I have been involved in some rather heated discussion on another site regarding Mr. Langley's proposed New PM Triangle and the need for our profession to be more business focused.
Mr. Langely is not the first one to advocate change in the way we need to approach project management. In his book "Value Driven Project Management, 2009" Harold Kerzner has said basically the same thing. Here are some quotes from this book.
"Today's projects are not necessarily as well defined and understood as projects in the past. ...As a result, the traditional theories of project management may not work well when applied to these new types of projects. We may need to change the way we manage and make decisions about projects. Business decisions and requirements may very well override technical decisions and requirements."
"Project management has evolved into a business process rather than a project management process."
"Today's project manager must be knowledgeable about both the business processes and project management processes to make the most appropriate and effective decisions in the best interest of the company and project."
I believe the point of both of these experts in the project management profession is simply that what worked in the past is no longer sufficient in today's business world. Both have recommended that we must do more that the traditional project management of the past. The types of complex, adaptive, non-linear projects, and increasingly complex nature of business require that the profession evolves to meet these demands. Our clients expect it and we need to meet the expectations of our clients.
Mr. Langley has not advocated that Technical Project Management, AKA, the "PM Triangle" scope, budget, and schedule be eliminated. He is advocating that this is no longer enough and should become a point on a more encompassing triangle, including business acumen and leadership.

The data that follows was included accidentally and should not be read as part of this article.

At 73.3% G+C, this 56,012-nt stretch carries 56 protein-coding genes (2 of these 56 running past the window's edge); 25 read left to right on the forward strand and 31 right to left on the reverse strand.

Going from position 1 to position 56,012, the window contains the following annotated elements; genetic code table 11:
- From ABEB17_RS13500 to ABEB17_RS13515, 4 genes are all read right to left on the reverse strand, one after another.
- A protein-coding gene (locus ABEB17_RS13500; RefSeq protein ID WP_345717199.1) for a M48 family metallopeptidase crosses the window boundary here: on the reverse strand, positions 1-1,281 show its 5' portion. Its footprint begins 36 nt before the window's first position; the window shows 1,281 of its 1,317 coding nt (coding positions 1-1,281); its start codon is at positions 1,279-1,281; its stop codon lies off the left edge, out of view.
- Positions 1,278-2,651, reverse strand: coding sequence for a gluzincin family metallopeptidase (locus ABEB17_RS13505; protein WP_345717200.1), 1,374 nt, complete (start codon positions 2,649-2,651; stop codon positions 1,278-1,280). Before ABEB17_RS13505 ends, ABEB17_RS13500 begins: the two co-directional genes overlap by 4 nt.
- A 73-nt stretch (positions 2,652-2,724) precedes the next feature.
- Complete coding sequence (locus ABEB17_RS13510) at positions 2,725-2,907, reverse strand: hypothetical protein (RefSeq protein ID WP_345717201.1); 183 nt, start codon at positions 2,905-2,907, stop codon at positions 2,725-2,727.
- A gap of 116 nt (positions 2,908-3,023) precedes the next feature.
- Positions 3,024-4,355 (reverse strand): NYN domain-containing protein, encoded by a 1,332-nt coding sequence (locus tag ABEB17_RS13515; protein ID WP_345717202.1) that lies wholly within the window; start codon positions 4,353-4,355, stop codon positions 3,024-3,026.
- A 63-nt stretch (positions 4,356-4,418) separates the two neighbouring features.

These ideas are not the isolated thoughts of one or two experts in the profession but they come from the well of outcries from our constituents. It is the result of much research and information gathering focused on discovering what our constituents expect from us.
This is about bringing the value the business is now demanding from the project management profession. And if we do not meet their needs and their expectations our profession will go the way of the dinosaurs. Thinking we can continue to do business as usual isn't a viable option. And that is the point of Mr. Langley's statement:
"If we only speak the language of project management as in scope, time, and cost; then project management as a profession will fail today’s businesses..!"
The only objections I hear about these proposed changes in the profession are from project managers. Why are we not leading the charge on this? Why are we not looking to make ourselves as valuable as possible, our services indispensable to our constituents? We have just experienced a time when the preponderance of businesses are cutting back or eliminating their PMOs and project managers. I for one do not want our profession to be seen as overhead or an obstacle to success. And before everyone here jumps me on that, surveys show that this is the predominant view our constituents have of our profession.
I fail to understand why there is so much push back and at times, animosity, towards evolving our profession the meet the stated expectations and needs of our constituents, thus making our profession more valuable and desired.